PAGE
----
Att. i. 19, in 693. V. VII. Wars and Revolts There That we may not deem this course of things incredible, or even impute to it deeper motives than ignorance and laziness in statesmen, we shall do well to realize the frivolous tone in which a distinguished senator like Cicero expresses himself in his correspondence respecting these important Transalpine affairs.

They do all unanimously report that he did constantly affirme that he was imployed by the King of Great Brittain and did act by his commission; so that the general discourse here in towne is that one of the King of England's agents is in the Bastille; though att Court they pretend to know nothing of it and would have the world think they are persuaded he had no relacion to his Majesty.

ET TAMEN: the sense is incompletely expressed, in full it is 'and yet there is no need for me to refer to Appius' speech as given by Ennius, since the speech itself is in existence. Exactly similar ellipses are found with et tamen in Fin 1, 11 and 15; 2, §§ 15, 21, 64 and 85, Att. 7, 3, 10, Lucretius 5, 1177. In Munro's note on the last passage a collection of examples will be found.

L.C.J. Well, well, it lies upon Mr Attorney to show whether they be trivial or not: but I must say, if he has nothing worse than this he has said, you have no great cause to be in amaze. Doth it not lie something deeper? But go on, Mr Attorney. Att. My lord and gentlemen all that I have said so far you may indeed very reasonably reckon as having an appearance of triviality.

To have particular occasions, fit and graceful and continual, to maintain private speech with every the great persons, and sometimes drawing more than one together. Ex imitatione Att. This specially in public places, and without care or affectation.

We passed this lake into another river broader then the other; there we found a fresh track of a stagge, which made us stay heere a while. It was five of the clock att least when 2 of our men made themselves ready to looke after that beast; the other and I stayed behind. Not long after we saw the stagge crosse the river, which foarding brought him to his ending.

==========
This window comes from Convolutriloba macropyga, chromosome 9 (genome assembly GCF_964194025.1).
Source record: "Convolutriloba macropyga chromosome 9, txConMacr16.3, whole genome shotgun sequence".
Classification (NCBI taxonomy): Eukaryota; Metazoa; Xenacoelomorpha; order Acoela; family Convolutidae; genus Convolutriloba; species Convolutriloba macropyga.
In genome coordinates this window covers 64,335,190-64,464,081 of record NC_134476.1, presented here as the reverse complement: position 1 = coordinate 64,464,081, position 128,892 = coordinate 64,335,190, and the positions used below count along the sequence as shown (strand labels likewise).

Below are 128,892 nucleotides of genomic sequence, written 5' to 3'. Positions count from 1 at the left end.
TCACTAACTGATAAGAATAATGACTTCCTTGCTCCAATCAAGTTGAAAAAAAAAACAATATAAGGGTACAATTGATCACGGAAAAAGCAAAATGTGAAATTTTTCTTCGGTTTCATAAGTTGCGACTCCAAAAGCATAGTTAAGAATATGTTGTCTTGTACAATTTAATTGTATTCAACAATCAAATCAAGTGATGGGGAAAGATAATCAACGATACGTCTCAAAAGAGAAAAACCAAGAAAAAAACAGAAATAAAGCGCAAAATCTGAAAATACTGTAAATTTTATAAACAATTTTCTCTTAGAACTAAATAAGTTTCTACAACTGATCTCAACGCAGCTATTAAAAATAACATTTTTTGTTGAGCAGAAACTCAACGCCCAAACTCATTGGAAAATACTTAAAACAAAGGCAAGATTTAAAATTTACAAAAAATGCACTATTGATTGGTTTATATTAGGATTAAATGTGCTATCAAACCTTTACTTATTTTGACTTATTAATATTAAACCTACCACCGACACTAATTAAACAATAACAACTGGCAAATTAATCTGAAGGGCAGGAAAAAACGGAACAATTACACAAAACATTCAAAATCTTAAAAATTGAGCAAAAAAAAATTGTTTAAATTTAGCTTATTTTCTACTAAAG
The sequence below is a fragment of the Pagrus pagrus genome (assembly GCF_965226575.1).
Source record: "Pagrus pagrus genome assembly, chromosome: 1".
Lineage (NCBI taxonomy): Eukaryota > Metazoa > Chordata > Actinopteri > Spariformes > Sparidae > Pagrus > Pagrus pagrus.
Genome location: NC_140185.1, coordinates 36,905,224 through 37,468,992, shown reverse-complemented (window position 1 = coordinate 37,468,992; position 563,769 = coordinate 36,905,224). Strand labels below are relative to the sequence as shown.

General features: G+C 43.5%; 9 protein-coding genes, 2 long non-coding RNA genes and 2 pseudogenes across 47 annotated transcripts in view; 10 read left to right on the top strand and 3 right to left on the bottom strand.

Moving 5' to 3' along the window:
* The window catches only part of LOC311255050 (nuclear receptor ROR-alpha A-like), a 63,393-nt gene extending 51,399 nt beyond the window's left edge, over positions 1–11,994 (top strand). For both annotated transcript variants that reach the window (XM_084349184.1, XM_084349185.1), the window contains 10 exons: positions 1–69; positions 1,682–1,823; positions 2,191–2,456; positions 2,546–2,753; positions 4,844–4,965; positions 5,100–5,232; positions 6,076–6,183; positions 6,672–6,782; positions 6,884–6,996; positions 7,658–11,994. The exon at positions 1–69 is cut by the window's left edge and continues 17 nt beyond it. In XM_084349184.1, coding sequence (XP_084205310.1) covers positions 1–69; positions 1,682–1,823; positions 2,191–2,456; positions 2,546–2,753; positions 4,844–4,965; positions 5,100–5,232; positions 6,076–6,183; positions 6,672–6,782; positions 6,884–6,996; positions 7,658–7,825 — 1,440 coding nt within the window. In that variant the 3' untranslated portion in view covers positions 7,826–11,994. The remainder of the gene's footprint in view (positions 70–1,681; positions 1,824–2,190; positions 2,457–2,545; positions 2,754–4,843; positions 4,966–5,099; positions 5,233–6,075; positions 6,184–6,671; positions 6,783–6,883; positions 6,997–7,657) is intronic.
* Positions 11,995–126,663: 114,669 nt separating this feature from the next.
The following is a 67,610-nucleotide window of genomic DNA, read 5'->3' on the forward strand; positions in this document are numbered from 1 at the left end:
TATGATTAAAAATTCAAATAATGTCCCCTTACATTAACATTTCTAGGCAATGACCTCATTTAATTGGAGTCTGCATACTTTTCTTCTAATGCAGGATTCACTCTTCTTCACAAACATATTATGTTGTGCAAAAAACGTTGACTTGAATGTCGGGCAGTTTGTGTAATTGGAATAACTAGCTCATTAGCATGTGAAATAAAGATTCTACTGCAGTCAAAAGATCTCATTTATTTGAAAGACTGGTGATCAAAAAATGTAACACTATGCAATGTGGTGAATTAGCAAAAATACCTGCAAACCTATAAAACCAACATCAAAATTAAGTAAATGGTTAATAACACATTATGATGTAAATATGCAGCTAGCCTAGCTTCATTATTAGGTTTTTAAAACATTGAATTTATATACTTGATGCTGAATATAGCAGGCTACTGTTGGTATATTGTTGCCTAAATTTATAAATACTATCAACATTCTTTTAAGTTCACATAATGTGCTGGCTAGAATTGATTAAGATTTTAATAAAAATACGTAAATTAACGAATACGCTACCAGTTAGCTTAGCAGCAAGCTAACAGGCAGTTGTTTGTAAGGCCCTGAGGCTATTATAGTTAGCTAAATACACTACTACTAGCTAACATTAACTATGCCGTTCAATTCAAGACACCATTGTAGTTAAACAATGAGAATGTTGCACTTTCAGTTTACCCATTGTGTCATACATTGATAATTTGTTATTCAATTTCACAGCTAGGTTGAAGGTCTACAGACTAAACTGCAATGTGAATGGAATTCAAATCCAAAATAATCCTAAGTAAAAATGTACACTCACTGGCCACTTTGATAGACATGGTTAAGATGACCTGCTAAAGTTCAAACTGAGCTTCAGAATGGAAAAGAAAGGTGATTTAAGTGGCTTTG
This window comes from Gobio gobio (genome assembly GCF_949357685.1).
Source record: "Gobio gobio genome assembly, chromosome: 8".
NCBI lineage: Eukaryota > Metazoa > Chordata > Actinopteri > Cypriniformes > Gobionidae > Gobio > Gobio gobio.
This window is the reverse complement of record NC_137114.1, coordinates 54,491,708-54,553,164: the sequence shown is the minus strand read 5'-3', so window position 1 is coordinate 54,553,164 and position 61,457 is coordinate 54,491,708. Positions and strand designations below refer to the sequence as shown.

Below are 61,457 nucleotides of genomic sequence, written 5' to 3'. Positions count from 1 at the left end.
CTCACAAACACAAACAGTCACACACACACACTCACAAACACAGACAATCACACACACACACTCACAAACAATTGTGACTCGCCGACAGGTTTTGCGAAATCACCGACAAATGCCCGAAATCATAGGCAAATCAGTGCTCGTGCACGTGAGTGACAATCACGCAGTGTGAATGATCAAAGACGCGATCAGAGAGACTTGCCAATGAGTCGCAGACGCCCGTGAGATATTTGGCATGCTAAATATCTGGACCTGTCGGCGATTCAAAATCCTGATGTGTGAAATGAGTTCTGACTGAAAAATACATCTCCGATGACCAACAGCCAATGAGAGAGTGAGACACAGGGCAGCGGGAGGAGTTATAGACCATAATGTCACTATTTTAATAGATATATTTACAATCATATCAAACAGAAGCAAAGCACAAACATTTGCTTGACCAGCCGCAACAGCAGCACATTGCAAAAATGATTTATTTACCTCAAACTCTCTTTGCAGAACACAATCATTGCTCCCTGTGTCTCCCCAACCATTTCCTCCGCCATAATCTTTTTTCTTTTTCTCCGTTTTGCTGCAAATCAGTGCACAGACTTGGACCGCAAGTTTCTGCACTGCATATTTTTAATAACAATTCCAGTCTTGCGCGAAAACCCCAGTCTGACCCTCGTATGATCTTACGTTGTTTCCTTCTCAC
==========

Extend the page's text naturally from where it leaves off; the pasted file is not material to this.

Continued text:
This plan of Calais in 1546 is reproduced from a 'Platt of the Lowe Countrye att Calleys, drawne in October, the 37th Hen. VIII, by Thomas Pettyt, now in the British Museum. MS. Aug. I, vol. There is only room to show the top corner of the plan, with the drawing of Calais itself, but the whole plan is charming, with its little villages and great ships riding in the channel.

Germains whether that was the cause of his coming, and told him that he did not think he would speake for a man that attempted to kill the King. The same report hath been hitherto in everybody's mouth but they begin now to mince it att court, and Monsieur de Ruvigny would have persuaded me yesterday, they had no such thoughts.

In 1383, the sixth of Richard the Second, before the religious fervor subsided that had erected Deritend-chapel, Thomas de Sheldon, John Coleshill, John Goldsmith, and William att Slowe, all of Birmingham, obtained a patent from the crown to erect a building upon the spot where the Free School now stands in New-street, to be called The Gild of the Holy Cross; to endow it with lands in Birmingham and Edgbaston, of the annual value of twenty marks, for the maintenance of two priests, who were to perform divine service to the honor of God, our blessed Lady his Mother, the Holy Cross, St.

Assertions to the contrary have been made both lately and in former years, but without foundation. I have already alluded to some of these, and have shown that phrases in his letters have been misinterpreted. A passage was quoted by M. Du Rozoir Ad Att., lib. x., 8 "I don't think that he can endure longer than six months. He must fall, even if we do nothing."